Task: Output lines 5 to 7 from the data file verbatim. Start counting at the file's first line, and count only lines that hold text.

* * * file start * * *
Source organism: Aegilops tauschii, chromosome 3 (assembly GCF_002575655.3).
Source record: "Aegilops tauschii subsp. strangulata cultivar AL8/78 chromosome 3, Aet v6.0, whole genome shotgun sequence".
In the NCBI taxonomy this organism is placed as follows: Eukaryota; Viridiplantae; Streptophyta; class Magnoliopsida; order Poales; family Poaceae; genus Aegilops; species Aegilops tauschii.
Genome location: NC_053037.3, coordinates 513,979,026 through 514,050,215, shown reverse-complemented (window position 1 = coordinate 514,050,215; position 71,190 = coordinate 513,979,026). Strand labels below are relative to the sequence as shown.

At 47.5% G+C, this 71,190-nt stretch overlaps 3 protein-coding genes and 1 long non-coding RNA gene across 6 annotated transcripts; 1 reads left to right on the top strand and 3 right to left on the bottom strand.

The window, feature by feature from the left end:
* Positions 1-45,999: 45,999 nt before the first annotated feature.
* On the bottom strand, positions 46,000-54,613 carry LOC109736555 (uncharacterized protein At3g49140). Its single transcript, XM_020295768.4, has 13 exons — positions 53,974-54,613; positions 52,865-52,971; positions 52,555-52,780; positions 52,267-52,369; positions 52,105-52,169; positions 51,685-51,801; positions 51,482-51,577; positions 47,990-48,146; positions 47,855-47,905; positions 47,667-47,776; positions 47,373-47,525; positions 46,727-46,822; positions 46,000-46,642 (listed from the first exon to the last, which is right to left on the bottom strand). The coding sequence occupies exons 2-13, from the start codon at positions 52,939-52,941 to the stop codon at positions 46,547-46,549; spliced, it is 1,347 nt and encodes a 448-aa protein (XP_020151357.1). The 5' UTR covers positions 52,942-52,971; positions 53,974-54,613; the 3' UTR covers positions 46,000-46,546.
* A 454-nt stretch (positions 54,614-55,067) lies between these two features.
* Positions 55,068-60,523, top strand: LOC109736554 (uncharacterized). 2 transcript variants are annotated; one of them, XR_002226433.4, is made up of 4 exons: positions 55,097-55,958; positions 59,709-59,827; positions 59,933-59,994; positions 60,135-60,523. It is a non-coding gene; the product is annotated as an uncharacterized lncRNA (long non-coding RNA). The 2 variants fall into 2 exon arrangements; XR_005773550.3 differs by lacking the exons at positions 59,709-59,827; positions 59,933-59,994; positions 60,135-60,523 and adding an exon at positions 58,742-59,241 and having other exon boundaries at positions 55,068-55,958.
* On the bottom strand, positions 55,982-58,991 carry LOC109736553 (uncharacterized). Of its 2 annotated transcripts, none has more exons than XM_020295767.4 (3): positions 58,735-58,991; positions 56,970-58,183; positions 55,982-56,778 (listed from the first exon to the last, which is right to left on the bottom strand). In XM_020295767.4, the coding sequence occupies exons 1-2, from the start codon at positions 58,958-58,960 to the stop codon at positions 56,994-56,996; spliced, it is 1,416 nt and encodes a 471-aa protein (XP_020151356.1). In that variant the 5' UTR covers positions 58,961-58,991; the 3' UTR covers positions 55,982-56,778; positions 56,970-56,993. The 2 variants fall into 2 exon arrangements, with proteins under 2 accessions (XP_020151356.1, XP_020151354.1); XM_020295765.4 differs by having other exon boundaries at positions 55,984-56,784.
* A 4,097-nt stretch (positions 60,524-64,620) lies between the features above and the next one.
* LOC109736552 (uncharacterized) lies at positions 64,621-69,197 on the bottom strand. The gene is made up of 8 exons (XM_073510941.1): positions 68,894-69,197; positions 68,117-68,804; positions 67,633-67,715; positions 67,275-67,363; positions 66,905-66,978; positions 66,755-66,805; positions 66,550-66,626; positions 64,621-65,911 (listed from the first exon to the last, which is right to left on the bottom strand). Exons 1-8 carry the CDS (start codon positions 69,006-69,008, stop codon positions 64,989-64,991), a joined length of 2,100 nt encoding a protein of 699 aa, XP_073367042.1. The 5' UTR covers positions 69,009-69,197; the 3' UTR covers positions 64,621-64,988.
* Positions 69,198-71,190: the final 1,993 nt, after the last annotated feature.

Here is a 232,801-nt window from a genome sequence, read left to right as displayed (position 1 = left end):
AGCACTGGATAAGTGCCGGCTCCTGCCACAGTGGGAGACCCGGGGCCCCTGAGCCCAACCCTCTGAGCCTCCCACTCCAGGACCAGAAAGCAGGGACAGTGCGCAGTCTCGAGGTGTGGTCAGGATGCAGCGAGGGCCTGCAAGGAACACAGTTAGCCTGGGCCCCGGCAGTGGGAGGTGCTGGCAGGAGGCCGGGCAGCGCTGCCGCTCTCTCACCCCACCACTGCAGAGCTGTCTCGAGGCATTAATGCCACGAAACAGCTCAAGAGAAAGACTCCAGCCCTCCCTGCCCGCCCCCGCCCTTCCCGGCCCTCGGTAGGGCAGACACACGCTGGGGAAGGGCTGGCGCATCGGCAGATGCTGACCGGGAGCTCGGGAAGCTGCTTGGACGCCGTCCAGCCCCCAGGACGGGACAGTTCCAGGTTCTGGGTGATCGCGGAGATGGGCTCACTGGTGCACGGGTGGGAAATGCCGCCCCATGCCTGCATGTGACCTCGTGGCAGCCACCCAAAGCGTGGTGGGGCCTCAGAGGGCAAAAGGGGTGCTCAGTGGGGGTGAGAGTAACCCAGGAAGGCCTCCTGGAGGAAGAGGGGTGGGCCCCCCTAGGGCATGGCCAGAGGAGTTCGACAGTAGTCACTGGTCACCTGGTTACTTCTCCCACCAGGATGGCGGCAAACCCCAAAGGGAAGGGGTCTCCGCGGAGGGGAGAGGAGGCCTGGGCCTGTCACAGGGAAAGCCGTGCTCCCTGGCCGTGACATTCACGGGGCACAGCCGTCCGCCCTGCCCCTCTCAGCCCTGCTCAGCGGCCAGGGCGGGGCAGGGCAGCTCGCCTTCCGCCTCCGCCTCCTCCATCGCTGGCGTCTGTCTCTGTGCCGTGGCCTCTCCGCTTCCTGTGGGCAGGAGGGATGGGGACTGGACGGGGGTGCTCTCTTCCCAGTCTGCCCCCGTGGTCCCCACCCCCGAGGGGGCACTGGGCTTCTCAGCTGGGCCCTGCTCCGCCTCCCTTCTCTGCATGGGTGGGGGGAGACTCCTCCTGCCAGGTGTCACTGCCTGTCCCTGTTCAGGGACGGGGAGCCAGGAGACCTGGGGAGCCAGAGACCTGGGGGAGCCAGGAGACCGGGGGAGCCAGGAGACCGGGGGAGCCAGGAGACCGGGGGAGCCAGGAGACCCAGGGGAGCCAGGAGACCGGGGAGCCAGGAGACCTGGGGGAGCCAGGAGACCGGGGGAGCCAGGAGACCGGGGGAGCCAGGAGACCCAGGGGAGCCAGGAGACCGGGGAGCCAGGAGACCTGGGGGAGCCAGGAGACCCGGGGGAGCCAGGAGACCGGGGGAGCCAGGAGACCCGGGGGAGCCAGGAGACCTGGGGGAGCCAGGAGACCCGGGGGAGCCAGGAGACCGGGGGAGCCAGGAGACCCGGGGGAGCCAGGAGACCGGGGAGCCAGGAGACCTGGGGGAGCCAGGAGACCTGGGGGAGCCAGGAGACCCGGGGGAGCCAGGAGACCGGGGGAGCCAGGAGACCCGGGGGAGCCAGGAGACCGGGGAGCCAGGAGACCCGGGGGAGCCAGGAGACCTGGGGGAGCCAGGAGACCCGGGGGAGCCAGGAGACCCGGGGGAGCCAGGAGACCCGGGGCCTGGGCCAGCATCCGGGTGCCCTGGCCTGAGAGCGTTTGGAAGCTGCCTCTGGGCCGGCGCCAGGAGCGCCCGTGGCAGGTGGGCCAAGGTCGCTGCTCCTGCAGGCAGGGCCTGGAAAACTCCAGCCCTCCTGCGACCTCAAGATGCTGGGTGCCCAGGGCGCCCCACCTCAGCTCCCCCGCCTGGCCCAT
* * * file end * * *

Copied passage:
At 47.5% G+C, this 71,190-nt stretch overlaps 3 protein-coding genes and 1 long non-coding RNA gene across 6 annotated transcripts; 1 reads left to right on the top strand and 3 right to left on the bottom strand.

The window, feature by feature from the left end:
* Positions 1-45,999: 45,999 nt before the first annotated feature.